Several recent articles, particularly one in the Wall Street Journal, have attempted to analogize the current real estate market conditions in Los Angeles with the events that overtook Houston in the 1980s. These journalistic efforts not only are factually suspect but they also indicate a total misunderstanding of the nature of the Los Angeles real estate market.
We can all agree the real estate market across the country is generally depressed--and Los Angeles is no exception. However, the fundamentals of real estate dictate that individual markets must be judged on their own merits. I feel particularly well-positioned to comment, since our company has maintained offices in both Houston and Los Angeles since the late 1970s.
Houston suffered a severe depression, not only in the real estate industry but across the board, as a result of major declines in energy-related industries. Los Angeles, because of its vast economic diversity, will not suffer the same consequences. For example, defense is a high-profile California industry, and many have implied that cuts in this sector will have the same effect on Los Angeles as cuts in the energy sector had on Houston. At one time more than 80% of Houston's economic base was dependent on the energy industry. Defense accounts for only 8% of California's output of goods and services and only one-fifth of its work force.
Unlike Houston, Los Angeles, with several major urban centers, is driven by many different industries, populations and even governments, and most of these markets remain healthy. The Universal City/Burbank Media District market, for example, has an office vacancy rate of under 2%. Clearly, this represents one of the healthiest office markets in the nation.
While the downtown Los Angeles vacancy rate is 19%, it will be controlled by a number of critical factors that were not evident in the Houston marketplace. Additional construction is being tightly constrained by current capital market conditions, by a costly and lengthy approval process (Houston has no zoning ordinance) and by a recognition that supply has outpaced demand.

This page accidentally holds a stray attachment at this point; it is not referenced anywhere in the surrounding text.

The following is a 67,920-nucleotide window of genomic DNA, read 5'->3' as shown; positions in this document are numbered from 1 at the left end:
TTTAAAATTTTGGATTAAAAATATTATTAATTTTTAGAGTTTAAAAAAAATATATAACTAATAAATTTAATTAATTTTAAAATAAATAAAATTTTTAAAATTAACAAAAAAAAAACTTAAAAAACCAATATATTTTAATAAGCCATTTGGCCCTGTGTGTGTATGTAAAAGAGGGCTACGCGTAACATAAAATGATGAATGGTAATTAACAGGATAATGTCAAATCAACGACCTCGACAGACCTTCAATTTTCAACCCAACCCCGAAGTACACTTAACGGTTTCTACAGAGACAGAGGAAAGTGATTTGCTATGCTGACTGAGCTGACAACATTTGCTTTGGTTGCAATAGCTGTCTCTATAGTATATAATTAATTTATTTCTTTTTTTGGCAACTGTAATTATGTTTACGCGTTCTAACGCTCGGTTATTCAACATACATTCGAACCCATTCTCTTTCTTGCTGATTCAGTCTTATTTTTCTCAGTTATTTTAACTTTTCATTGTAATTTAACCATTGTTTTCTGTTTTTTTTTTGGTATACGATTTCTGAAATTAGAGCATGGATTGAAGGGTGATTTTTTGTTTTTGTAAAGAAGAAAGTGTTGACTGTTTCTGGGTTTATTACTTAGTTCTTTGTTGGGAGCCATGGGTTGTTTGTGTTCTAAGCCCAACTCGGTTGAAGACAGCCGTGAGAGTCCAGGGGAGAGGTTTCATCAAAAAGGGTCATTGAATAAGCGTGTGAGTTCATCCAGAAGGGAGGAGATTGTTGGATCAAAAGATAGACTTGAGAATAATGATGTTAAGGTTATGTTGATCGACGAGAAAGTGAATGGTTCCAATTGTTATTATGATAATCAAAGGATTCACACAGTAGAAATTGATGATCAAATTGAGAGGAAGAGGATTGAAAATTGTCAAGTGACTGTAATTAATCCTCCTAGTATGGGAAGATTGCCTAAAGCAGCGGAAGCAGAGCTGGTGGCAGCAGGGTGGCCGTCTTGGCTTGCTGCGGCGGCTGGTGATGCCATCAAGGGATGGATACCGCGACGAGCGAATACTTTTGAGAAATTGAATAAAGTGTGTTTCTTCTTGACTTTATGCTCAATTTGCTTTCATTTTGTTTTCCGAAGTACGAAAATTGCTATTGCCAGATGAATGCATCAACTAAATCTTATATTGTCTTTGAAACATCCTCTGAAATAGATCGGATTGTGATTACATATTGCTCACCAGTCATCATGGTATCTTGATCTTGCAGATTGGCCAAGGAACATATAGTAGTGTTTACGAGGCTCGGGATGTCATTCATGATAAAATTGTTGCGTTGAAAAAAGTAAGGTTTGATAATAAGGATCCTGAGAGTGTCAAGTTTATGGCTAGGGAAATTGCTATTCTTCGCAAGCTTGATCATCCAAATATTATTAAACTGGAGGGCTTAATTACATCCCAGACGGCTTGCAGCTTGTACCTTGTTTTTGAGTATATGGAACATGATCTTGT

It is true that 10.5 million square feet of new construction has been approved in downtown Los Angeles, but, for reasons mentioned above, I expect that only one building, the Los Angeles Center, will be under construction in the next six to 12 months.
Downtown Los Angeles is also the beneficiary of a comparatively stable tenant base. This was not the case in Houston. In fact, there have been continuing and, in many instances, expanded long-term commitments by major space users in downtown Los Angeles, including Unocal, Southern California Gas Co., AT & T, Pacific Enterprises, Ernst & Young and Coopers & Lybrand.
Furthermore, many landlords have fared incredibly well during these difficult times, specifically, Mitsui Fudosan's 52-story building at Figueroa and Wilshire, which is more than 90% leased, Maguire Thomas Partners' new landmark 73-story First Interstate World Center and its 50-story, Gas Company Tower, which are 90% and 80% committed, respectively.
Most important, downtown Los Angeles office buildings are anchored by the strongest global and domestic ownership of any major downtown in the United States. Houston's "runaway" real estate development was undertaken by poorly capitalized domestic real estate developers and syndicates with limited real estate experience, who built poorly located and conceived products. The majority of these developments were also tax driven and not motivated by sound real estate fundamentals.
Other observers of the current downtown Los Angeles office market have made outrageous statements about it taking 41 years to absorb the current supply of office space. Our company has been tracking the market since the early 1980s and we estimate reaching full occupancy in downtown within five to eight years, based on current inventory and absorption patterns.
In no way am I trying to diminish the challenges that face those of us in the commercial real estate business. But continued pessimistic prognostications from so-called experts serve only to further depress the psychology of the real estate market and are, in some instances, self-fulfilling. In California today, I believe the glass is already more than half full.